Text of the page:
|Refugees arrive in Kabul in brightly coloured vehicles|
KABUL, 20 March 2007 (IRIN) – Afghan refugees living in Iran and Pakistan will receive a six-fold increase in cash grants upon their return to Afghanistan, according to the United Nations Refugee Agency (UNHCR).
â€œWe want to support the reintegration of Afghan returnees in their country by paying them more,â€ Nadir Farhad, a UNHCR spokesman in Kabul, told IRIN.
Each Afghan national who returns to Afghanistan in 2007 will receive US $100. This is in addition to transportation assistance which the UN agency provides to repatriating individuals.
UNCHR began its Afghan voluntary repatriation programme in 2002 following the ousting of the Taliban regime in Afghanistan. The agency has since helped 3.7 million Afghans repatriate – the single largest repatriation operation in the organisationâ€™s 55-year history. A further one million refugees returned to Afghanistan without assistance.
More than two million Afghan refugees currently live in Pakistan and about 900,000 stay in Iran.
UNHCR plans to assist about 250,000 Afghans who want to voluntarily repatriate in 2007, a significant slump in numbers from the post-Taliban period of 2002 and 2003 when more than one million returned.
Insecurity in the south and south-eastern parts of Afghanistan coupled with limited socio-economical opportunities has slowed the repatriation pace.
Only 6 percent of the overall 4.7 million Afghans who have returned to Afghanistan since the US ousted the Taliban in October 2001 have settled in the countryâ€™s volatile south.
A majority of returnees have chosen to return to the relatively calm capital, Kabul, and some other major cities in the north of the country.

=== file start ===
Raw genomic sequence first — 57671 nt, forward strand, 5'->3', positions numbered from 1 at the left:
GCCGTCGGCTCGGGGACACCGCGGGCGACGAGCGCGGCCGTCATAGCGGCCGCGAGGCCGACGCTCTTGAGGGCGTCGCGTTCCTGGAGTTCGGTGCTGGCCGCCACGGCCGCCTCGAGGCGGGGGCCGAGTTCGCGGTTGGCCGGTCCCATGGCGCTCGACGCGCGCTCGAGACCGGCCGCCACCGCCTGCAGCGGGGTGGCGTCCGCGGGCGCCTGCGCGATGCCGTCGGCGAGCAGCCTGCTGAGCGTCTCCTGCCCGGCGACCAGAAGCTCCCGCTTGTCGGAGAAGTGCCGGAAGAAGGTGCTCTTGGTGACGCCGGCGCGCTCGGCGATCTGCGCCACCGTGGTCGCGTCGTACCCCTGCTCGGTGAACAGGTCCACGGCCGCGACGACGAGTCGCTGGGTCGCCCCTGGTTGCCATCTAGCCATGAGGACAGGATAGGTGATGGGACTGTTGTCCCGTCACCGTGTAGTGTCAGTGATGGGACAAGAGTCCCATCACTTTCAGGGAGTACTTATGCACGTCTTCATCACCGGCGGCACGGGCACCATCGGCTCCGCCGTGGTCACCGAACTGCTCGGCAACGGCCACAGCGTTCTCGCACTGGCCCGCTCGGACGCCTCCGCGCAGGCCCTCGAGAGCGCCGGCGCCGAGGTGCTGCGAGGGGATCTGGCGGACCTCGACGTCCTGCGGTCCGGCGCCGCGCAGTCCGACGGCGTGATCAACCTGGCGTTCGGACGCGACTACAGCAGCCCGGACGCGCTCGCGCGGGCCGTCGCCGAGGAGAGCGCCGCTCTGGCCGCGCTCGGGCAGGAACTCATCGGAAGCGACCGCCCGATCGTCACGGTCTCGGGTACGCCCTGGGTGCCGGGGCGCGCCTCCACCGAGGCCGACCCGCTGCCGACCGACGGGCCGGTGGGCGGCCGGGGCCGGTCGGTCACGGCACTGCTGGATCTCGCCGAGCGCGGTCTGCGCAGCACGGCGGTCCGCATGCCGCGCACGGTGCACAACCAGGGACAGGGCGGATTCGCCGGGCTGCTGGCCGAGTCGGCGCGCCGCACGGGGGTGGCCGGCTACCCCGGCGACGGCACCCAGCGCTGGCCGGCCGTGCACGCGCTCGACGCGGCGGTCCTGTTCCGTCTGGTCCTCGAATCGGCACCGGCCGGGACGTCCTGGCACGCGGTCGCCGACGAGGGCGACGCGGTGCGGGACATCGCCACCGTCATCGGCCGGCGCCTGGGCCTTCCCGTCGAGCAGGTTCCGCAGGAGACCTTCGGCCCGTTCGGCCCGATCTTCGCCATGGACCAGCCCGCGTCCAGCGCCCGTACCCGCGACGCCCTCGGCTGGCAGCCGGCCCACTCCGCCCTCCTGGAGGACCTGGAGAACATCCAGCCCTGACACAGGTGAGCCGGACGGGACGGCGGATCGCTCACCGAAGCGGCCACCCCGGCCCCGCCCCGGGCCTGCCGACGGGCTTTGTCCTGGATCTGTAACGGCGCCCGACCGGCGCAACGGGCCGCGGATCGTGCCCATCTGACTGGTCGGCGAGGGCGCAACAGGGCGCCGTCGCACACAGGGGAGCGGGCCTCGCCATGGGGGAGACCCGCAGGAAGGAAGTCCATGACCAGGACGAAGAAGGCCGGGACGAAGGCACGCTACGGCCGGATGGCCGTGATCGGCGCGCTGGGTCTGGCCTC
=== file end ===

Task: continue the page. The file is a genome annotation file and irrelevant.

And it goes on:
In February 2007, the government of Pakistan, in collaboration with UNHCR, issued registration cards to Afghan refugees living on its territory, extending their stay in the country until 2009.
However, a substantial number of Afghans are still unregistered in Iran and Pakistan with no legal support from the UN or their host countries.
The government of Iran recently issued a 40-day warning to all unregistered Afghans to leave the country.
â€œWe only support Afghan refugees that have registration cards from their respective host governments,â€ said Farhad, adding that UNHCR would not provide assistance to unregistered emigrants who face deportation from Iran.
Unregistered Afghans in Pakistan who want to repatriate have until 15 April to request UNHCRâ€™s assistance.
Beyond financial and transportation assistance to those who voluntarily repatriate to Afghanistan, the UN refugee agency has said it will provide extended reintegration support only to â€œmost vulnerableâ€ families.
The organisation has a US $52 million budget for its Afghanistan operations in 2007. It aims to use part of this money to help about 11,000 disadvantaged families rebuild their houses in the war-torn country.
According to UNHCR, for decades Afghans constituted the worldâ€™s single largest refugee population. At the height of the exodus, up to eight million people were living outside Afghanistan, mainly in Pakistan and Iran.
Many other Afghans have travelled to more than 70 other countries. In the five years since repatriation began, Afghanistan has become the worldâ€™s largest returnee recipient.